America’s national parks are showcases of extraordinary geological phenomena. While some of them are famous, others are unsung, unexplained, or just plain strange. But, to be sure, all of them spur the imagination, helping us to appreciate the forces that have shaped the nation and its parks. Here are five of the most fascinating geological wonders you can find in America’s national parks.

Kathrin Deter moved to Helsinki from Luxembourg in 2010 for what she thought would be a short exchange program. But the Finnish capital stole her heart, and the move quickly became permanent. Not one to look back, Kathrin now she spends her days writing about her newly adopted city for Spotted by Locals, and on her personal blog, Luminoucity. Here are a few of Kathrin’s favorite things about the place she calls home.

This spring, I attended the Mom 2.0 Summit, a gathering of some of the most talented family bloggers and female entrepreneurs in the U.S. and Canada. While these women run the gamut when it comes to coverage–from politics to design–many of them are leaders in the travel blogging community. And who better to pump for tips about family travel than parents who embrace it as a lifestyle? Here are eight recs to remember the next time you’re planning a trip with the kids.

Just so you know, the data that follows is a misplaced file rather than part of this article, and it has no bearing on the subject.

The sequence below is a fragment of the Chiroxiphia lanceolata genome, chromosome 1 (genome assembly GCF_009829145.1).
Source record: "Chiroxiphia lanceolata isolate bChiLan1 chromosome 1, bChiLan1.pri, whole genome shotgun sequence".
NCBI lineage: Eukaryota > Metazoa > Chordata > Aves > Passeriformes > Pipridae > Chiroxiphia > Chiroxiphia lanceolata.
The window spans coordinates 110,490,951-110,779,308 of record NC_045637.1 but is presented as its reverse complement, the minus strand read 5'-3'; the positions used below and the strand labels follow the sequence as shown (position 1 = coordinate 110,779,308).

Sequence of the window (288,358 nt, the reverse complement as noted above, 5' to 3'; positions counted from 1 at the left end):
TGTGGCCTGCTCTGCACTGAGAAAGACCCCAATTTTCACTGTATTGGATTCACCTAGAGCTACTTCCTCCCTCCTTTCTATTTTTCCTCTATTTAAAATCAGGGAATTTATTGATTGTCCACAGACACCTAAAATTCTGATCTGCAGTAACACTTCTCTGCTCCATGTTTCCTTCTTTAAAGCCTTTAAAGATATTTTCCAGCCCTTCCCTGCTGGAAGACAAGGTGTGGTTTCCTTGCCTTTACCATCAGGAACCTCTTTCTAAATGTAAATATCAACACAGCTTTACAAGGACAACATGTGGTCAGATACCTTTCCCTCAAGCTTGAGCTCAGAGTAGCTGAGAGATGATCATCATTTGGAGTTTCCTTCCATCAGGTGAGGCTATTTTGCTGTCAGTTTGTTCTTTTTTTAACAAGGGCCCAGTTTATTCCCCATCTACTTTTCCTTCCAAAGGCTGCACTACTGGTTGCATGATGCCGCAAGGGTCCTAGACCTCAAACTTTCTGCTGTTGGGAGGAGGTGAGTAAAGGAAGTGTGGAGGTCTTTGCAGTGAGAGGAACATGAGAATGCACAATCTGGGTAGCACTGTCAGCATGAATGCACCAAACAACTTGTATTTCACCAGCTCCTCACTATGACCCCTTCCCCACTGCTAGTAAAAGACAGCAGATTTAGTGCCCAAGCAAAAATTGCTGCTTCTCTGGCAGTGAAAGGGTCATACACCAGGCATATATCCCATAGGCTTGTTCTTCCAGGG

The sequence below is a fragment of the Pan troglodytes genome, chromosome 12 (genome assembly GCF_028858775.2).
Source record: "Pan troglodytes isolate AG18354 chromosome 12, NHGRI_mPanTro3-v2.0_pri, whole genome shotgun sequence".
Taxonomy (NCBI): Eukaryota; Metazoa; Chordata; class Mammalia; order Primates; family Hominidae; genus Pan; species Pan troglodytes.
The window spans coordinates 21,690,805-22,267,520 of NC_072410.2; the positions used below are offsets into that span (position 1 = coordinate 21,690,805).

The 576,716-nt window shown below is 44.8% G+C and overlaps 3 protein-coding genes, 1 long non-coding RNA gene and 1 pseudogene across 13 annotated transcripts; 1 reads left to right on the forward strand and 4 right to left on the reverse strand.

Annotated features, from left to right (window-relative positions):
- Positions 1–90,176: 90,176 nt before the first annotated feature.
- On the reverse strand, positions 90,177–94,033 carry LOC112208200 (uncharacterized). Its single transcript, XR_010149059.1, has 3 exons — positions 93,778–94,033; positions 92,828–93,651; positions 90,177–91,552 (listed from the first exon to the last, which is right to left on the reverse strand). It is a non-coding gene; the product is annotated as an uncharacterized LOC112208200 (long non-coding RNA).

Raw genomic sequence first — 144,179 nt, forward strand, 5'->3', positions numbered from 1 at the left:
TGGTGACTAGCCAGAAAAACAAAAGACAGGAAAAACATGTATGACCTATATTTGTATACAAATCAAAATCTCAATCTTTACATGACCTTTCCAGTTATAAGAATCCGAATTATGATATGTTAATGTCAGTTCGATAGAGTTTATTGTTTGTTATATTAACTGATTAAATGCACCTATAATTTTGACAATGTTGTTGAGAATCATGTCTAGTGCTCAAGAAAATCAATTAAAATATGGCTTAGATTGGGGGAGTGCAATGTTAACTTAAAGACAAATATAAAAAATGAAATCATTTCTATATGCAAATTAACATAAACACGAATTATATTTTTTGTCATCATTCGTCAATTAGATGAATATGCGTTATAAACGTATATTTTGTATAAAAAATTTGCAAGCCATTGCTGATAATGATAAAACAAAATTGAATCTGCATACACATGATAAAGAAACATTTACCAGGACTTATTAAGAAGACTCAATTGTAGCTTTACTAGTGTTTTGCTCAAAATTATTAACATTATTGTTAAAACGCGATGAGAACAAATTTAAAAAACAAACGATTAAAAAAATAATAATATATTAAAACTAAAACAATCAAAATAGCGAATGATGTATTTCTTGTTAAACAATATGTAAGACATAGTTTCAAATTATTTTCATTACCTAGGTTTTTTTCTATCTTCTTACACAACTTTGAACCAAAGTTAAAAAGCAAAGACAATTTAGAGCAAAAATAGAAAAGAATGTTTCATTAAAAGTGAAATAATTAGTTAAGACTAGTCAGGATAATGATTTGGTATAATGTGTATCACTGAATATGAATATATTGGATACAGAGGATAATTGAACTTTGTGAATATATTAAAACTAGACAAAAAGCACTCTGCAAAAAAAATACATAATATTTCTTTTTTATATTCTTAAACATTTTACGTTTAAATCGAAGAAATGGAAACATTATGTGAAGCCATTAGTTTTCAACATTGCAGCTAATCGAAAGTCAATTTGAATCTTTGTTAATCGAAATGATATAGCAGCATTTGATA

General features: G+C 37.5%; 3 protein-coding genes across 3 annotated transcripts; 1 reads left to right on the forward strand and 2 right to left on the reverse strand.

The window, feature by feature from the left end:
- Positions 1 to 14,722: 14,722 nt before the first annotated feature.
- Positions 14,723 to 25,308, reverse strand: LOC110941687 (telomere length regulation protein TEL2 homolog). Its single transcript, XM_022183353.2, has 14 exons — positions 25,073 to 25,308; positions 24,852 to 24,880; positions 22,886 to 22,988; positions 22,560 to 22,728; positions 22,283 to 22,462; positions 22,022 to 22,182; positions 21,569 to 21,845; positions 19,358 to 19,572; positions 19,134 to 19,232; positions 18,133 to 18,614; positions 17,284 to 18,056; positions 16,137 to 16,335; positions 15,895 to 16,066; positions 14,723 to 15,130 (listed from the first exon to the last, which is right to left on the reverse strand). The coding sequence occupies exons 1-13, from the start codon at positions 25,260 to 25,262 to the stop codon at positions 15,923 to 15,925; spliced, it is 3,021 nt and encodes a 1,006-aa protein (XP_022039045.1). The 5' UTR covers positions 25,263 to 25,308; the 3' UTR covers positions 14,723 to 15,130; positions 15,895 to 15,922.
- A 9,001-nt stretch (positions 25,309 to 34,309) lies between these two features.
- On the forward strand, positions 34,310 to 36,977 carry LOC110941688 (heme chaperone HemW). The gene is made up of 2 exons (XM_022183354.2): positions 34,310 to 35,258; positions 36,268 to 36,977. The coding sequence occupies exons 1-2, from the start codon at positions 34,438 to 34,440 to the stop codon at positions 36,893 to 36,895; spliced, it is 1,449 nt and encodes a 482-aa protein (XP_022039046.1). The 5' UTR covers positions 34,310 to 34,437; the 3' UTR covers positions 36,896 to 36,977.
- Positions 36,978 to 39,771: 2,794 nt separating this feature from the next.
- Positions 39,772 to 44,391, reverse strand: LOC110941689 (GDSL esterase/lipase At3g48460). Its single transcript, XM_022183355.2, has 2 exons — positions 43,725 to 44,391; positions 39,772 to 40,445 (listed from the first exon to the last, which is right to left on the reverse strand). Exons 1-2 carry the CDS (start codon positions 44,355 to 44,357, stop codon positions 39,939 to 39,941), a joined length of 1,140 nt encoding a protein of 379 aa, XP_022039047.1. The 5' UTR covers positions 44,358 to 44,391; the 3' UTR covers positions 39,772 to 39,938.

One of the Atlanta’s most desirable neighborhoods in the late 19th century before falling into disrepair in the 1960s, the Old Fourth Ward is also where Martin Luther King, Jr., grew up and honed his preaching style. In recent years, the “O4W” has become a striking symbol of intelligent gentrification in the Georgia capital, a place where abandoned warehouses are being converted to lofts and small businesses are thriving–while the authentic flavor of this historic area remains preserved. Here are ten reasons to love this ever-evolving neighborhood.